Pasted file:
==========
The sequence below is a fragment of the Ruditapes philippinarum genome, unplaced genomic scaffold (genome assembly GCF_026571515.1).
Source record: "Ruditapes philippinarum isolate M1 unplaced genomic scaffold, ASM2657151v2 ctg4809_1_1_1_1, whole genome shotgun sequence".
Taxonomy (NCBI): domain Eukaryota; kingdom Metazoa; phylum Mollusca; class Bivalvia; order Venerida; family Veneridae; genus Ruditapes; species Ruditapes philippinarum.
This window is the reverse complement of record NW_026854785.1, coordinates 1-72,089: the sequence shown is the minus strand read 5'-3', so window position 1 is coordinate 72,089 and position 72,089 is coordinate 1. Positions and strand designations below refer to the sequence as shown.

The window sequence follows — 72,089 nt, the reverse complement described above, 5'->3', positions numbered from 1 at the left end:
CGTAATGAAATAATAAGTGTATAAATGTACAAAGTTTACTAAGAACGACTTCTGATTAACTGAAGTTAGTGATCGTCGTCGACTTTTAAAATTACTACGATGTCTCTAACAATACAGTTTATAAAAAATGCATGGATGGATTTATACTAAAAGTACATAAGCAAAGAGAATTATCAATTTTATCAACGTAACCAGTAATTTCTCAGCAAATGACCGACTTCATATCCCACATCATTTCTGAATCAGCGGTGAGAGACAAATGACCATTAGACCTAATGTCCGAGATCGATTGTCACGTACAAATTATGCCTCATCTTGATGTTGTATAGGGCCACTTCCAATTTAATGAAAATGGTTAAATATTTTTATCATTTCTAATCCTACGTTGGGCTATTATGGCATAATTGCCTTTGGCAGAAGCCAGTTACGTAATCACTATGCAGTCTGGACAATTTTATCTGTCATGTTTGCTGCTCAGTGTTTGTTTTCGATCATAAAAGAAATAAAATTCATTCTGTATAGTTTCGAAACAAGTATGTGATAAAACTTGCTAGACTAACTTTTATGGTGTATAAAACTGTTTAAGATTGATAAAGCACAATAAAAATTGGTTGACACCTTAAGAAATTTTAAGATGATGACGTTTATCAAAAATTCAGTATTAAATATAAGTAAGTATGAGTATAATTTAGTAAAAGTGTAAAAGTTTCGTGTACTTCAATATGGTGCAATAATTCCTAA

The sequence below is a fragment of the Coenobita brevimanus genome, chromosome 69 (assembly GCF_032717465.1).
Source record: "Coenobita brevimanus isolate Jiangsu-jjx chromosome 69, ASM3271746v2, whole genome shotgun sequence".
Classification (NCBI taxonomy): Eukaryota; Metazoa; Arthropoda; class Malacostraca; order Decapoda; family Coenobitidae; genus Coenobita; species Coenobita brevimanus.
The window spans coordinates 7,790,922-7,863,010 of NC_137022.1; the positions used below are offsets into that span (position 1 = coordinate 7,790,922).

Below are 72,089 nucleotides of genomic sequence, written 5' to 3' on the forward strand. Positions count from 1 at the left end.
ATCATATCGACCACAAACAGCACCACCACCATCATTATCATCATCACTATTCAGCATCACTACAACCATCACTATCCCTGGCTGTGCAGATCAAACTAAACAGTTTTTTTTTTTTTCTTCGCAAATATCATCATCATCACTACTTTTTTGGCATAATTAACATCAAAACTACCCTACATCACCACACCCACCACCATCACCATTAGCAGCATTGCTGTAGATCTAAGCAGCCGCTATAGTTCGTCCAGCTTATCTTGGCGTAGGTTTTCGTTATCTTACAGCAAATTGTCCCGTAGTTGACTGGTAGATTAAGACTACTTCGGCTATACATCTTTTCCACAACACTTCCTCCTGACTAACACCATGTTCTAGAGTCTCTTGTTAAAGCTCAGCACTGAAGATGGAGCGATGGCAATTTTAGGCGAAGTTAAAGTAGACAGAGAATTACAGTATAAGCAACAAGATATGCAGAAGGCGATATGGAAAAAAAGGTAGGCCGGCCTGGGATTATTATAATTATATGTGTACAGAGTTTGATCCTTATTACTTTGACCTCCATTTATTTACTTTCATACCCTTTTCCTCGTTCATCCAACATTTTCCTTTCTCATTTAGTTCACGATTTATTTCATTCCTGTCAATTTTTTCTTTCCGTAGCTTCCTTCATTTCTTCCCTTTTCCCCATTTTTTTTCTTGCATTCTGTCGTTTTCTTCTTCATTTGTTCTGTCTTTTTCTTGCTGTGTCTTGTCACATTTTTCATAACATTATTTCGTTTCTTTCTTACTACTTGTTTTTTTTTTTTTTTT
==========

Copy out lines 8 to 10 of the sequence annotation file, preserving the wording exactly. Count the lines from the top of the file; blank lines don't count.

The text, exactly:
Source record: "Coenobita brevimanus isolate Jiangsu-jjx chromosome 69, ASM3271746v2, whole genome shotgun sequence".
Classification (NCBI taxonomy): Eukaryota; Metazoa; Arthropoda; class Malacostraca; order Decapoda; family Coenobitidae; genus Coenobita; species Coenobita brevimanus.
The window spans coordinates 7,790,922-7,863,010 of NC_137022.1; the positions used below are offsets into that span (position 1 = coordinate 7,790,922).